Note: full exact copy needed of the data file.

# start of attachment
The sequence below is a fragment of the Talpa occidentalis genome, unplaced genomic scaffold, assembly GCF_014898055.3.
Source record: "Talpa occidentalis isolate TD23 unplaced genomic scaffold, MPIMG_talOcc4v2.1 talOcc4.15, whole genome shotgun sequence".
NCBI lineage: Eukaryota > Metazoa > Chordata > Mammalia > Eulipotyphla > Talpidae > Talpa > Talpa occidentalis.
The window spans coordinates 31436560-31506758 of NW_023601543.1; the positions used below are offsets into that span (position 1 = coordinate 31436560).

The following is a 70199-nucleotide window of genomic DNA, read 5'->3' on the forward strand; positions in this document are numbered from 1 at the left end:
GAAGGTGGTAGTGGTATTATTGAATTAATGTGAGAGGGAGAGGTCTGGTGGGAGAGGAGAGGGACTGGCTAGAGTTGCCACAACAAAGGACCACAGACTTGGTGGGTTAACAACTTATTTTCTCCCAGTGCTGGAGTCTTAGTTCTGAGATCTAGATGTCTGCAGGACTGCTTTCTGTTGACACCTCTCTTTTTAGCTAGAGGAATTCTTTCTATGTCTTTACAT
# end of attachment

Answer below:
The sequence below is a fragment of the Talpa occidentalis genome, unplaced genomic scaffold, assembly GCF_014898055.3.
Source record: "Talpa occidentalis isolate TD23 unplaced genomic scaffold, MPIMG_talOcc4v2.1 talOcc4.15, whole genome shotgun sequence".
NCBI lineage: Eukaryota > Metazoa > Chordata > Mammalia > Eulipotyphla > Talpidae > Talpa > Talpa occidentalis.
The window spans coordinates 31436560-31506758 of NW_023601543.1; the positions used below are offsets into that span (position 1 = coordinate 31436560).

The following is a 70199-nucleotide window of genomic DNA, read 5'->3' on the forward strand; positions in this document are numbered from 1 at the left end:
GAAGGTGGTAGTGGTATTATTGAATTAATGTGAGAGGGAGAGGTCTGGTGGGAGAGGAGAGGGACTGGCTAGAGTTGCCACAACAAAGGACCACAGACTTGGTGGGTTAACAACTTATTTTCTCCCAGTGCTGGAGTCTTAGTTCTGAGATCTAGATGTCTGCAGGACTGCTTTCTGTTGACACCTCTCTTTTTAGCTAGAGGAATTCTTTCTATGTCTTTACAT